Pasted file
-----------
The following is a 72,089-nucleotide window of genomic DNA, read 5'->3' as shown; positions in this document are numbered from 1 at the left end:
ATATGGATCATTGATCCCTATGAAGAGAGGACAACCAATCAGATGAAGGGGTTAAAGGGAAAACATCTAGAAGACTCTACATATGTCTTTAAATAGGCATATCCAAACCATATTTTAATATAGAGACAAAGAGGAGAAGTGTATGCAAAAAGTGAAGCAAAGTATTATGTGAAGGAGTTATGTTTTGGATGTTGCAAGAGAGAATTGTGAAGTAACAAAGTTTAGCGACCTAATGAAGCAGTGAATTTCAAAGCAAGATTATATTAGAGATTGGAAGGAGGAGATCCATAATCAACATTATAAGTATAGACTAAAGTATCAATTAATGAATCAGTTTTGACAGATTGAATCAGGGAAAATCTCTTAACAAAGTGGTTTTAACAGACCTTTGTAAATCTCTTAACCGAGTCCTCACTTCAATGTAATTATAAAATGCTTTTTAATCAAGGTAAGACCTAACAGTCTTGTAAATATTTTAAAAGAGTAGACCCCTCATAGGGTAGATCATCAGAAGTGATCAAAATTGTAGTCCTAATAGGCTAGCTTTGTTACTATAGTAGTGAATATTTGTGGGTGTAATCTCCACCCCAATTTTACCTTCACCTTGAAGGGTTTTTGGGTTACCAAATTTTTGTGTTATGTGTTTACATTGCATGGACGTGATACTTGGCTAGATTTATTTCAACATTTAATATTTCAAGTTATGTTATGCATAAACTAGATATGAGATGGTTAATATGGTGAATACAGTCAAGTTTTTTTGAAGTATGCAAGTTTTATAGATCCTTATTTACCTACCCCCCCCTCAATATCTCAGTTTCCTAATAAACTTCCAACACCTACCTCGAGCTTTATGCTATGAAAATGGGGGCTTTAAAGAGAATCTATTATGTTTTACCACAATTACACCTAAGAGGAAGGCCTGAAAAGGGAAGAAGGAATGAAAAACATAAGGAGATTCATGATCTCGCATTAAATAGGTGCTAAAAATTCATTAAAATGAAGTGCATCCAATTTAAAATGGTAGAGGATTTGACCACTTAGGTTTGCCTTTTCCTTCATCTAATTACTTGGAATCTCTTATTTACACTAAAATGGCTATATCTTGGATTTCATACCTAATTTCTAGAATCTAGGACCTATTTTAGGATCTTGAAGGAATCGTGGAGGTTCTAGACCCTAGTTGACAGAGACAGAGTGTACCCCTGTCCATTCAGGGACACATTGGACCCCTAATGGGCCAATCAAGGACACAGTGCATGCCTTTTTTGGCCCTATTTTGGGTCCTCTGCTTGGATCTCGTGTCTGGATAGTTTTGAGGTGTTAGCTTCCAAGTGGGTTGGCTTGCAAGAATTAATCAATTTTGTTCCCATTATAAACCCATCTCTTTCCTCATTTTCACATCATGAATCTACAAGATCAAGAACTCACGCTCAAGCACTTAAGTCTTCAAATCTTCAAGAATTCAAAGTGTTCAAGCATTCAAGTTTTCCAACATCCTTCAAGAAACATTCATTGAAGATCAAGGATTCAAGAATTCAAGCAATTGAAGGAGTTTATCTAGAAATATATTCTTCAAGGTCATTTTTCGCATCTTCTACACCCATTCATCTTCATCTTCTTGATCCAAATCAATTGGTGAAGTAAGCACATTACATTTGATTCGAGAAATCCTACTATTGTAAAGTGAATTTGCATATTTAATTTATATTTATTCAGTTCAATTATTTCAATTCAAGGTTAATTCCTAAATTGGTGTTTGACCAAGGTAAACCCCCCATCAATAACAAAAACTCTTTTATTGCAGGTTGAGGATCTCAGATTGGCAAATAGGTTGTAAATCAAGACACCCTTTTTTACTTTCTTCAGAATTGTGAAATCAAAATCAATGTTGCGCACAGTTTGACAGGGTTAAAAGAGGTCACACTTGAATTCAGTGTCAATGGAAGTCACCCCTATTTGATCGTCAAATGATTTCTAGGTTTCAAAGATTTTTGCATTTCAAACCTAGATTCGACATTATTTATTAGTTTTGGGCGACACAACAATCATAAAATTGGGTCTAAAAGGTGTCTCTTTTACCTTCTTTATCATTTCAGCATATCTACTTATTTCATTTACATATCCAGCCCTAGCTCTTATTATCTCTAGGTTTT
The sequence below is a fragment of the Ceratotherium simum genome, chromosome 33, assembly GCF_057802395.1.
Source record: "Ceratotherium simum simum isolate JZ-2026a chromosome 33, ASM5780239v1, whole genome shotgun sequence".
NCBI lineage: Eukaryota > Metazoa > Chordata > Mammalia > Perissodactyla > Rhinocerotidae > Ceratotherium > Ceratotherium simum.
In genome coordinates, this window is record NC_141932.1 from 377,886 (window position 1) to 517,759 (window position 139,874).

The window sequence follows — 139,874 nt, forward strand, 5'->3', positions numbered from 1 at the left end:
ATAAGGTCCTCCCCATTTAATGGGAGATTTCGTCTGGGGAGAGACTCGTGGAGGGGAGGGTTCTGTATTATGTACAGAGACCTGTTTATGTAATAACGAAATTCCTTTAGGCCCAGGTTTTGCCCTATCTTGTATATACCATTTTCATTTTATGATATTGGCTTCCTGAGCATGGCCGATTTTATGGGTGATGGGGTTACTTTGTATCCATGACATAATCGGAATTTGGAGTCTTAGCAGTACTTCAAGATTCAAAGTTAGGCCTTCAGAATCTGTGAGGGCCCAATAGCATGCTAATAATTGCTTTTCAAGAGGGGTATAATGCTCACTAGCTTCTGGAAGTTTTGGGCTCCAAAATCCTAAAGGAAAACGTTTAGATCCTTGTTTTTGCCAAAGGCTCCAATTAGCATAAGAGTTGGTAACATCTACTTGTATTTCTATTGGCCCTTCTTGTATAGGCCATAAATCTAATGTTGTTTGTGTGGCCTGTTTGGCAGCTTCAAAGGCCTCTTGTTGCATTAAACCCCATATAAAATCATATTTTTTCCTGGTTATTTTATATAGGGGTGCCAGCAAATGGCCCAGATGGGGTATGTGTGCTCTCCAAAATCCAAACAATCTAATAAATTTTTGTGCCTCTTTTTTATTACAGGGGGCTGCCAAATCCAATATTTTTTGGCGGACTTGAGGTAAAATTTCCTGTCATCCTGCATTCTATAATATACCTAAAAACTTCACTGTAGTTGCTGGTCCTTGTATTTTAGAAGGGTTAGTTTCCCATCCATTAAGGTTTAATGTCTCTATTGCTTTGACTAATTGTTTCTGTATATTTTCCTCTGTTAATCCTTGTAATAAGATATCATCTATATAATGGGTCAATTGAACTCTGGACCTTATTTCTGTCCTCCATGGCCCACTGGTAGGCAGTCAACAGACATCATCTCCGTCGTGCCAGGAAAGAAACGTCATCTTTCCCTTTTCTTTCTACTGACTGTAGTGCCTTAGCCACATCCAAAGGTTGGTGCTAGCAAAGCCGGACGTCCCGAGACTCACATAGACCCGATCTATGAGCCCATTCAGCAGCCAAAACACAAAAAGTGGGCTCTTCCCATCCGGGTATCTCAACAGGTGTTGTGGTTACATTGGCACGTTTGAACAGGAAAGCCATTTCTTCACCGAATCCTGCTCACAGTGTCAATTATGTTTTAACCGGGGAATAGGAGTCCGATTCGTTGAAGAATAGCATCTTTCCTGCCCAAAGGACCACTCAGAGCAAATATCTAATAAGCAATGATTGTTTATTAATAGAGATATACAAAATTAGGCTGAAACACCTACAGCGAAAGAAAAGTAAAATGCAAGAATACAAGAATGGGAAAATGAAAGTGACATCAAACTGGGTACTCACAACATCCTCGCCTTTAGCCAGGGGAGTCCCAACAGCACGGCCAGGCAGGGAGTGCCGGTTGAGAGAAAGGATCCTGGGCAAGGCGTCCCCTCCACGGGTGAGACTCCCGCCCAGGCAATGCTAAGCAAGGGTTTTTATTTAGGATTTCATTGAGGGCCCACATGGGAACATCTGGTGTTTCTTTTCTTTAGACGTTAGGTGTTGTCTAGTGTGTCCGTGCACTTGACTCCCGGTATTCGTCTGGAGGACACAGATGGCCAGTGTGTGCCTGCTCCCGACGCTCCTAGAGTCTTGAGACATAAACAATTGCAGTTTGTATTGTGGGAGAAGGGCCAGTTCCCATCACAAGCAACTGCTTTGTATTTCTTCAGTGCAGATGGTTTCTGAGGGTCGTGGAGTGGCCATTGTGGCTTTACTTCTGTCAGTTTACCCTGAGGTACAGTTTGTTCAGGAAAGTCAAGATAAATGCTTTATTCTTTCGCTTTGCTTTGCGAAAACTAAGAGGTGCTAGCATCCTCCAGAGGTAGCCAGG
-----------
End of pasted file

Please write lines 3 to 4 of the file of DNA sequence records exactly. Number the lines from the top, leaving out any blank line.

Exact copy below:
The sequence below is a fragment of the Ceratotherium simum genome, chromosome 33, assembly GCF_057802395.1.
Source record: "Ceratotherium simum simum isolate JZ-2026a chromosome 33, ASM5780239v1, whole genome shotgun sequence".